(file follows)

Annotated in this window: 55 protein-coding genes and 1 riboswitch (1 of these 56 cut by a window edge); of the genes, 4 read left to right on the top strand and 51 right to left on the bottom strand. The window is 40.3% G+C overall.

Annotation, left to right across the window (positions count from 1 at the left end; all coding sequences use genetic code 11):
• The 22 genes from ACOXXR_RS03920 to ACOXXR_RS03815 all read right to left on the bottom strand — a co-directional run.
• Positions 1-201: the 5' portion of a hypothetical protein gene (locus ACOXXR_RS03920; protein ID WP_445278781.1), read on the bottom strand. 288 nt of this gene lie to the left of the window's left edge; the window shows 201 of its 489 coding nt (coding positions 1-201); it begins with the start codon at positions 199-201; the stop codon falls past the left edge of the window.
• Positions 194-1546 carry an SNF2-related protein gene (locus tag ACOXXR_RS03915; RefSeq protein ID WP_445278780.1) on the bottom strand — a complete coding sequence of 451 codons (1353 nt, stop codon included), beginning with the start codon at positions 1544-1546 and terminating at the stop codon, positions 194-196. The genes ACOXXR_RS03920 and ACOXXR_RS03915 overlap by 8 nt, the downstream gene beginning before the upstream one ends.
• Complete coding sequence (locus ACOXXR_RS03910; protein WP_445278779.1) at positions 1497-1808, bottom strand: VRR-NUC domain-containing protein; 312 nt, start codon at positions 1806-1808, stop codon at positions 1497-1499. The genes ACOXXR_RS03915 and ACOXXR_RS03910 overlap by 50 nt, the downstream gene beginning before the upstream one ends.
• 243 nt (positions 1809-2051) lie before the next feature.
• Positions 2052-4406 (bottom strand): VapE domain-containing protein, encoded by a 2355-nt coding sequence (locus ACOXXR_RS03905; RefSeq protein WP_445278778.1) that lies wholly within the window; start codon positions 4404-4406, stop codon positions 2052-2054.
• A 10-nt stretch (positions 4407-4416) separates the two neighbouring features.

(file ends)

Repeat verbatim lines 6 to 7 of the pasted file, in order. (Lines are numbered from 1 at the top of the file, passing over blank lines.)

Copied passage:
• Complete coding sequence (locus ACOXXR_RS03910; protein WP_445278779.1) at positions 1497-1808, bottom strand: VRR-NUC domain-containing protein; 312 nt, start codon at positions 1806-1808, stop codon at positions 1497-1499. The genes ACOXXR_RS03915 and ACOXXR_RS03910 overlap by 50 nt, the downstream gene beginning before the upstream one ends.
• 243 nt (positions 1809-2051) lie before the next feature.